2404=item $* is no longer supported
2405
a58ac25e
FC
2406(D deprecated, syntax) The special variable C<$*>, deprecated in older
2407perls, has been removed as of 5.9.0 and is no longer supported. In
2408previous versions of perl the use of C<$*> enabled or disabled multi-line
2409matching within a string.
4fd19576
B
2410
2411Instead of using C<$*> you should use the C</m> (and maybe C</s>) regexp
570dedd4
FC
2412modifiers. You can enable C</m> for a lexical scope (even a whole file)
2413with C<use re '/m'>. (In older versions: when C<$*> was set to a true value
2414then all regular expressions behaved as if they were written using C</m>.)
b4581f09 2415
8ae1fe26
RGS
2416=item $# is no longer supported
2417
a58ac25e
FC
2418(D deprecated, syntax) The special variable C<$#>, deprecated in older
2419perls, has been removed as of 5.9.3 and is no longer supported. You
2420should use the printf/sprintf functions instead.
8ae1fe26 2421
ccf3535a 2422=item '%s' is not a code reference
6ad11d81 2423
04a80ee0
RGS
2424(W overload) The second (fourth, sixth, ...) argument of overload::constant
2425needs to be a code reference. Either an anonymous subroutine, or a reference
6ad11d81
JH
2426to a subroutine.
2427
ccf3535a 2428=item '%s' is not an overloadable type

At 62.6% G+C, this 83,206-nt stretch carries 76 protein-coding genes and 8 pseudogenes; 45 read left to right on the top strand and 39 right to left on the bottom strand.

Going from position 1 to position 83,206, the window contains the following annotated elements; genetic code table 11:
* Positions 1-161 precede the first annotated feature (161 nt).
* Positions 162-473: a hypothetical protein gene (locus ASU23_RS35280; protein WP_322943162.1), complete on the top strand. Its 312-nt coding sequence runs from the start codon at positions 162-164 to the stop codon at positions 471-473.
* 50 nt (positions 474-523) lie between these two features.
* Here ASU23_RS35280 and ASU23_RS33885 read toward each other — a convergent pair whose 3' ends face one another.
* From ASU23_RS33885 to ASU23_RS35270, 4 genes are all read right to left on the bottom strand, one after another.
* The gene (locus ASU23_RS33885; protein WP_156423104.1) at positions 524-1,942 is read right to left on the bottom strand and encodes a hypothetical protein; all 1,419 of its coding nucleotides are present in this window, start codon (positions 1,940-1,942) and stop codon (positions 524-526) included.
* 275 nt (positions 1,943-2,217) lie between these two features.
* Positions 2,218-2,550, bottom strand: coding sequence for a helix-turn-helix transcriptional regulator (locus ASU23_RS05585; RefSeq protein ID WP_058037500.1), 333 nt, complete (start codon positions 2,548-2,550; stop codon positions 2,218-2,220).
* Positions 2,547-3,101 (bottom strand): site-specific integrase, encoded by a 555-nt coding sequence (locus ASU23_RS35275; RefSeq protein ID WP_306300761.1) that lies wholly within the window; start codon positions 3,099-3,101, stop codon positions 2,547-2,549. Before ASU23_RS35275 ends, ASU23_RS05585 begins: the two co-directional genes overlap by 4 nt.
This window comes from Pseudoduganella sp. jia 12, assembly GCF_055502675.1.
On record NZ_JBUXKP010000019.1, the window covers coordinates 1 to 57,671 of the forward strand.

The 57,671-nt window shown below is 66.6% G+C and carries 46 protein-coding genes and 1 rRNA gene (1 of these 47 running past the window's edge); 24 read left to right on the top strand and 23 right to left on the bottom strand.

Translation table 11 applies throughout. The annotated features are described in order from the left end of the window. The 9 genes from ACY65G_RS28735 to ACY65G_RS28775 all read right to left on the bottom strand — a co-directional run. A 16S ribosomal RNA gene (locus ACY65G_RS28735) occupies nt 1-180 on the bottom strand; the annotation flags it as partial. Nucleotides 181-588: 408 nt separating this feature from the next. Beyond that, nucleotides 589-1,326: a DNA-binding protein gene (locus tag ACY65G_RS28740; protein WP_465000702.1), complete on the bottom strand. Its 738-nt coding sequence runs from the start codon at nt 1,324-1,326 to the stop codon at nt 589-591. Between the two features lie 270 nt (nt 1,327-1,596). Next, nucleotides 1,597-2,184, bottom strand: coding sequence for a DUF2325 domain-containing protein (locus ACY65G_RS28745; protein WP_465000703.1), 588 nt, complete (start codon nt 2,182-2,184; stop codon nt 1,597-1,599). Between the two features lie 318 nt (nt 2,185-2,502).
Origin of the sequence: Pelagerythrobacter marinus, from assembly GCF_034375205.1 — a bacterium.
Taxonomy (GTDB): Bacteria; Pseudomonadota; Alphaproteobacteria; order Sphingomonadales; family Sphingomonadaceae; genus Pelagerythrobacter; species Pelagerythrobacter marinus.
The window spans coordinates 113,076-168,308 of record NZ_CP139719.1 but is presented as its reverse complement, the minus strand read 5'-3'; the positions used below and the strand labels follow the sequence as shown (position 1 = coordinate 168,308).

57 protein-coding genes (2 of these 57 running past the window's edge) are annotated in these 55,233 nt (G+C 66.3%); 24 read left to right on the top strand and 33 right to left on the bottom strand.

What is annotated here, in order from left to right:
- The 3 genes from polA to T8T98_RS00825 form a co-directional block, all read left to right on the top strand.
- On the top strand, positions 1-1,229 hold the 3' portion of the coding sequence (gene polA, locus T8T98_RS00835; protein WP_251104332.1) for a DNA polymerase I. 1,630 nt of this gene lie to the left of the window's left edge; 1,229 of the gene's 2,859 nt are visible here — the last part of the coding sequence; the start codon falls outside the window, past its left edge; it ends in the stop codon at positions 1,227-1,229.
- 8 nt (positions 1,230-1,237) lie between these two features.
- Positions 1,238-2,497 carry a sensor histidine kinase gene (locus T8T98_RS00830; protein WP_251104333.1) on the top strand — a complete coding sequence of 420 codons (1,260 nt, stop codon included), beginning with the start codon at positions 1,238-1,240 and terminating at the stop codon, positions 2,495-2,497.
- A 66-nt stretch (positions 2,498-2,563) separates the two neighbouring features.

6ad11d81 2429
04a80ee0
RGS
2430(W overload) You tried to overload a constant type the overload package is
2431unaware of.
6ad11d81 2432
a0d0e21e
LW
2433=item junk on end of regexp
2434
2435(P) The regular expression parser is confused.
2436
2437=item Label not found for "last %s"
2438
be771a83
GS
2439(F) You named a loop to break out of, but you're not currently in a loop
2440of that name, not even if you count where you were called from. See
2441L<perlfunc/last>.
a0d0e21e
LW
2442
2443=item Label not found for "next %s"
2444
2445(F) You named a loop to continue, but you're not currently in a loop of
2446that name, not even if you count where you were called from. See
2447L<perlfunc/last>.
2448
2449=item Label not found for "redo %s"
2450
2451(F) You named a loop to restart, but you're not currently in a loop of
2452that name, not even if you count where you were called from. See
2453L<perlfunc/last>.
2454
85ab1d1d 2455=item leaving effective %s failed
5ff3f7a4 2456
85ab1d1d 2457(F) While under the C<use filetest> pragma, switching the real and
5ff3f7a4
GS
2458effective uids or gids failed.
2459
49704364
LW
2460=item length/code after end of string in unpack
2461